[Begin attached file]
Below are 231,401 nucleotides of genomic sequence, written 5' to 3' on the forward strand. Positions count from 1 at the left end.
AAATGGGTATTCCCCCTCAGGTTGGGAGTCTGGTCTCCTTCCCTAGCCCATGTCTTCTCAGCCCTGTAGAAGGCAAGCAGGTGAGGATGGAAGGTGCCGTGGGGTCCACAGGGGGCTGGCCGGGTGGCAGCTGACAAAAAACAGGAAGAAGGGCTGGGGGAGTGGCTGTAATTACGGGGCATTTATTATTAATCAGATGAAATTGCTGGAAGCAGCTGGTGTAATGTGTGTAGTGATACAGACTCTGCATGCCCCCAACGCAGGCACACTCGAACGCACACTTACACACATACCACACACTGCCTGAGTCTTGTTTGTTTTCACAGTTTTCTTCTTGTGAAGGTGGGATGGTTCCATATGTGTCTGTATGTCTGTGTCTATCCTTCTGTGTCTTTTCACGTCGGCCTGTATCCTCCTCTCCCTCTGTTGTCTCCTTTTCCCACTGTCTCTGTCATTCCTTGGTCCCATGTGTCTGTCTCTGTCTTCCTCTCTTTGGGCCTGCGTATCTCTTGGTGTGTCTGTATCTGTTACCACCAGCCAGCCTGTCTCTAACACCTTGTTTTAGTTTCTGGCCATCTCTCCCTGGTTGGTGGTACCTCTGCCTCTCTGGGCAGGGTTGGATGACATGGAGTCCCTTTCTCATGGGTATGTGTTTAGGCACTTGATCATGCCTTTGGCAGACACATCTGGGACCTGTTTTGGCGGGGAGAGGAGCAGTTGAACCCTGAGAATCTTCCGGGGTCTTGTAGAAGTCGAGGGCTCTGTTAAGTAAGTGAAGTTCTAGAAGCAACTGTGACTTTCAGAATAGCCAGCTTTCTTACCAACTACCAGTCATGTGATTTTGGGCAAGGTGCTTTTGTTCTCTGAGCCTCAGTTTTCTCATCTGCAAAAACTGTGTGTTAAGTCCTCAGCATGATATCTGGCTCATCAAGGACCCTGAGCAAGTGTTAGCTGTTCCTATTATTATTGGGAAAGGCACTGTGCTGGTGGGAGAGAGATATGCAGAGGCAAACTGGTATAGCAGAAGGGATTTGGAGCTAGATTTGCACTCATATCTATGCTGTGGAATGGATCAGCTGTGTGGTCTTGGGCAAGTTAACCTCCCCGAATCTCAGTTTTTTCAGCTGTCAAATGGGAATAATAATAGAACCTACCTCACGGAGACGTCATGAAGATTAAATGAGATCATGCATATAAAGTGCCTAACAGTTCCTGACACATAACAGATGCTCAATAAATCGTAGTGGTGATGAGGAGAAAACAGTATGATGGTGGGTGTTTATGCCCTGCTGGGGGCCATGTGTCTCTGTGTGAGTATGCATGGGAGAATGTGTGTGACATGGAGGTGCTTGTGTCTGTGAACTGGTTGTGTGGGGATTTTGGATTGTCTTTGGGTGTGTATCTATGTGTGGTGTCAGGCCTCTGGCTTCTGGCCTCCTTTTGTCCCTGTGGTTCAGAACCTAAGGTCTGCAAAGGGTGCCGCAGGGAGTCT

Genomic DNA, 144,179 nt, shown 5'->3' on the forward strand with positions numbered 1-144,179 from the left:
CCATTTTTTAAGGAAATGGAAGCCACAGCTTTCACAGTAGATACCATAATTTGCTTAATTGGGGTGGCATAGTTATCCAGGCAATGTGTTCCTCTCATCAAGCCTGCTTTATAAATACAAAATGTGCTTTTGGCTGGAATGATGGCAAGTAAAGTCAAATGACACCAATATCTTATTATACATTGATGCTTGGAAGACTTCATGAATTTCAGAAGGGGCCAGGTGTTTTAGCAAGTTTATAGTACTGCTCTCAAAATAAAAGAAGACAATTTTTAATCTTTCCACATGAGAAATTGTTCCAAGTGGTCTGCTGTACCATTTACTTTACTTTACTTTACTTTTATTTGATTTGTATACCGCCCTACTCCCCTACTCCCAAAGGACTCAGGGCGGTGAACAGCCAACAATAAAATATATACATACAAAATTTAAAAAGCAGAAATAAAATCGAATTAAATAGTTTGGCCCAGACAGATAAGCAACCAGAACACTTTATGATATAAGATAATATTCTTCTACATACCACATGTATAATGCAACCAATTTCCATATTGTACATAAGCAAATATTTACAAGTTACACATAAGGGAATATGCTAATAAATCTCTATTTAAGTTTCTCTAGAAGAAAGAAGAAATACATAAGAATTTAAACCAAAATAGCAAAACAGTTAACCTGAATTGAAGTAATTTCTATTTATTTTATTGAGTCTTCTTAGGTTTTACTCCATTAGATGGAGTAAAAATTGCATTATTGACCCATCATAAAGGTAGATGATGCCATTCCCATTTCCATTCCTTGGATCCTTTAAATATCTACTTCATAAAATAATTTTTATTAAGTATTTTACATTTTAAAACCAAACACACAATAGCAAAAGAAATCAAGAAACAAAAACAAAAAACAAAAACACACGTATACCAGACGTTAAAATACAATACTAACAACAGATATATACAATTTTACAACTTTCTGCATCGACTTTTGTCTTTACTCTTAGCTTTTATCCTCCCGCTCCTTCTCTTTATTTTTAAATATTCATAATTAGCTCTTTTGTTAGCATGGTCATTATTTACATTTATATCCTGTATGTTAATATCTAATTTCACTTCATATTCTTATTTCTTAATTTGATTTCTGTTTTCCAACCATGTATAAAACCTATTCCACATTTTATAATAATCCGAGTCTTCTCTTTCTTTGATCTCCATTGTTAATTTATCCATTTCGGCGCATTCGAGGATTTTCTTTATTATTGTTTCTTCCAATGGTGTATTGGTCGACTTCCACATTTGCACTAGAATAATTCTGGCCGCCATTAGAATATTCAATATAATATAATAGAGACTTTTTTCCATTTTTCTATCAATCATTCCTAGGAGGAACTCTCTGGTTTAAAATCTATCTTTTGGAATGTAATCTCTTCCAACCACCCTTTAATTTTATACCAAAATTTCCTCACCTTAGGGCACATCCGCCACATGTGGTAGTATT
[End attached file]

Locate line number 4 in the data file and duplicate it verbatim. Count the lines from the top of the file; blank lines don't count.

CCATTTTTTAAGGAAATGGAAGCCACAGCTTTCACAGTAGATACCATAATTTGCTTAATTGGGGTGGCATAGTTATCCAGGCAATGTGTTCCTCTCATCAAGCCTGCTTTATAAATACAAAATGTGCTTTTGGCTGGAATGATGGCAAGTAAAGTCAAATGACACCAATATCTTATTATACATTGATGCTTGGAAGACTTCATGAATTTCAGAAGGGGCCAGGTGTTTTAGCAAGTTTATAGTACTGCTCTCAAAATAAAAGAAGACAATTTTTAATCTTTCCACATGAGAAATTGTTCCAAGTGGTCTGCTGTACCATTTACTTTACTTTACTTTACTTTTATTTGATTTGTATACCGCCCTACTCCCCTACTCCCAAAGGACTCAGGGCGGTGAACAGCCAACAATAAAATATATACATACAAAATTTAAAAAGCAGAAATAAAATCGAATTAAATAGTTTGGCCCAGACAGATAAGCAACCAGAACACTTTATGATATAAGATAATATTCTTCTACATACCACATGTATAATGCAACCAATTTCCATATTGTACATAAGCAAATATTTACAAGTTACACATAAGGGAATATGCTAATAAATCTCTATTTAAGTTTCTCTAGAAGAAAGAAGAAATACATAAGAATTTAAACCAAAATAGCAAAACAGTTAACCTGAATTGAAGTAATTTCTATTTATTTTATTGAGTCTTCTTAGGTTTTACTCCATTAGATGGAGTAAAAATTGCATTATTGACCCATCATAAAGGTAGATGATGCCATTCCCATTTCCATTCCTTGGATCCTTTAAATATCTACTTCATAAAATAATTTTTATTAAGTATTTTACATTTTAAAACCAAACACACAATAGCAAAAGAAATCAAGAAACAAAAACAAAAAACAAAAACACACGTATACCAGACGTTAAAATACAATACTAACAACAGATATATACAATTTTACAACTTTCTGCATCGACTTTTGTCTTTACTCTTAGCTTTTATCCTCCCGCTCCTTCTCTTTATTTTTAAATATTCATAATTAGCTCTTTTGTTAGCATGGTCATTATTTACATTTATATCCTGTATGTTAATATCTAATTTCACTTCATATTCTTATTTCTTAATTTGATTTCTGTTTTCCAACCATGTATAAAACCTATTCCACATTTTATAATAATCCGAGTCTTCTCTTTCTTTGATCTCCATTGTTAATTTATCCATTTCGGCGCATTCGAGGATTTTCTTTATTATTGTTTCTTCCAATGGTGTATTGGTCGACTTCCACATTTGCACTAGAATAATTCTGGCCGCCATTAGAATATTCAATATAATATAATAGAGACTTTTTTCCATTTTTCTATCAATCATTCCTAGGAGGAACTCTCTGGTTTAAAATCTATCTTTTGGAATGTAATCTCTTCCAACCACCCTTTAATTTTATACCAAAATTTCCTCACCTTAGGGCACATCCGCCACATGTGGTAGTATT